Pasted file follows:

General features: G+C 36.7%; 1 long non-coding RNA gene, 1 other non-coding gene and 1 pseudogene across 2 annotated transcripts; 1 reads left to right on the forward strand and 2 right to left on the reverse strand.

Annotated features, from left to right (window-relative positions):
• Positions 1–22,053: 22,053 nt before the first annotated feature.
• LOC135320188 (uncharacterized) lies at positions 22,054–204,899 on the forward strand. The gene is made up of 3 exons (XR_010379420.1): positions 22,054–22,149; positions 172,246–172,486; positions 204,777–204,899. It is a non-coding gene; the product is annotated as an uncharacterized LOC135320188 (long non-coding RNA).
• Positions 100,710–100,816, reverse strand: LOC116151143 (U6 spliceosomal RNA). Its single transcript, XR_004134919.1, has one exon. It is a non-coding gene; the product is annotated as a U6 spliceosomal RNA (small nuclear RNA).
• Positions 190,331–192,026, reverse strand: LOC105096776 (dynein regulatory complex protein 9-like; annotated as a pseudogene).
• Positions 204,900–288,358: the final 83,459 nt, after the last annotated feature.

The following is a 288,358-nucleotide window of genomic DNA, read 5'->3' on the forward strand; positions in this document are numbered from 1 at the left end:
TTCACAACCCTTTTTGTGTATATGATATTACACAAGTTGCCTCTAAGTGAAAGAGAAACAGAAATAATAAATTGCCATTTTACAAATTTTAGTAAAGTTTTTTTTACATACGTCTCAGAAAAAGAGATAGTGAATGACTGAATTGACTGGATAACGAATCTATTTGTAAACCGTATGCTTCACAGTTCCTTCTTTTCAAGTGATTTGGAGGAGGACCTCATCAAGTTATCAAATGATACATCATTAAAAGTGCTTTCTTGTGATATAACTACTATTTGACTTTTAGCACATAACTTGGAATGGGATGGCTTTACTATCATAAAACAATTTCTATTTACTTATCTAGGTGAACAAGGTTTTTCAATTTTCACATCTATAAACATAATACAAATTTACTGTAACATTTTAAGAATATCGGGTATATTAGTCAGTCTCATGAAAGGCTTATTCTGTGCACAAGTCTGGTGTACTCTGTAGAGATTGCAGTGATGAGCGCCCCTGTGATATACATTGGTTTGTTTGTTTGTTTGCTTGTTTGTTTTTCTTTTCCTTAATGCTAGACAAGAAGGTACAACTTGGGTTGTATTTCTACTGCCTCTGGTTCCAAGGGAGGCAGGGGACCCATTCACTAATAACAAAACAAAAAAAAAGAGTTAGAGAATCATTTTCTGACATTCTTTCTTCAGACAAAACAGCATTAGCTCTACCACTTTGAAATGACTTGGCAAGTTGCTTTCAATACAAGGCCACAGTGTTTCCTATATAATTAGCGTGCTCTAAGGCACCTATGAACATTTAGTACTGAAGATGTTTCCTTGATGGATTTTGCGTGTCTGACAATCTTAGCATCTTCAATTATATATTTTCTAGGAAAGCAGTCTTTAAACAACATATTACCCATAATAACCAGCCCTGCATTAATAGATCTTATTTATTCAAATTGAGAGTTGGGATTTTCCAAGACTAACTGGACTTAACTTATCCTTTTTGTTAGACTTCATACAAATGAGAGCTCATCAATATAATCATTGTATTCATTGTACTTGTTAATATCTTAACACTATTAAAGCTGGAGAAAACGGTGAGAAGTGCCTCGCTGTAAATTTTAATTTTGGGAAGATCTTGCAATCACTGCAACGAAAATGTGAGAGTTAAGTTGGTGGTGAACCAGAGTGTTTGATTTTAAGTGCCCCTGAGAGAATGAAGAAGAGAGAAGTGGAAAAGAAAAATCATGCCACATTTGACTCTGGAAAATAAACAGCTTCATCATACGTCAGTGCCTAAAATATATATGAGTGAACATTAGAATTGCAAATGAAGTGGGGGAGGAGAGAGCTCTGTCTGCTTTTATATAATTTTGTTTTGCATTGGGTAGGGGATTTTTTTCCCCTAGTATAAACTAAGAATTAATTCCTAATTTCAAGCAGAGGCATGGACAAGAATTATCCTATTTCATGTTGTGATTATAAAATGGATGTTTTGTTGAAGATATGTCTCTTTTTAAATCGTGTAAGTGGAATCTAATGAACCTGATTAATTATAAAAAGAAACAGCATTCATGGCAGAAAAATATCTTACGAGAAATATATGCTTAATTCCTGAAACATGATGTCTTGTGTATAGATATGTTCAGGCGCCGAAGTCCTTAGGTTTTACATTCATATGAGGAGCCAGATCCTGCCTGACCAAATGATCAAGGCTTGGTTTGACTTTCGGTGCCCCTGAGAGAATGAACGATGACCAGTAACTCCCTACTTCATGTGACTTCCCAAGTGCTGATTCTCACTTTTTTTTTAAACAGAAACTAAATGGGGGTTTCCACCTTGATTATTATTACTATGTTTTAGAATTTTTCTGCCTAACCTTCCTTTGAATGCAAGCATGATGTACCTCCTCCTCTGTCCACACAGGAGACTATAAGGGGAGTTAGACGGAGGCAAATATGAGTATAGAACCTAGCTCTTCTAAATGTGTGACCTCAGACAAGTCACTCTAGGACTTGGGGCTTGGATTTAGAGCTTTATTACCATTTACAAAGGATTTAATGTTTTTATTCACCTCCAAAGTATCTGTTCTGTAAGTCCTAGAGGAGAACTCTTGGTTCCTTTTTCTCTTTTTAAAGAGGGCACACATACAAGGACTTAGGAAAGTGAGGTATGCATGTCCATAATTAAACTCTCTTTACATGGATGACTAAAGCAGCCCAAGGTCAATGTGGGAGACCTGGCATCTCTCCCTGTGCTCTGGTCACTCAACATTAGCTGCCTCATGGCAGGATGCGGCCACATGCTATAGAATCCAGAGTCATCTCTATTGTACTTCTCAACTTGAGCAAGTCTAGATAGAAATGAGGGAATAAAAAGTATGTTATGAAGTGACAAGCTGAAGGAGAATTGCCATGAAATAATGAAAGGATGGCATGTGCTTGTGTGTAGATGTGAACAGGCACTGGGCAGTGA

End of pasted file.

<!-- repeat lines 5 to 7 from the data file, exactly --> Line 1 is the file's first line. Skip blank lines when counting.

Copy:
• Positions 100,710–100,816, reverse strand: LOC116151143 (U6 spliceosomal RNA). Its single transcript, XR_004134919.1, has one exon. It is a non-coding gene; the product is annotated as a U6 spliceosomal RNA (small nuclear RNA).
• Positions 190,331–192,026, reverse strand: LOC105096776 (dynein regulatory complex protein 9-like; annotated as a pseudogene).
• Positions 204,900–288,358: the final 83,459 nt, after the last annotated feature.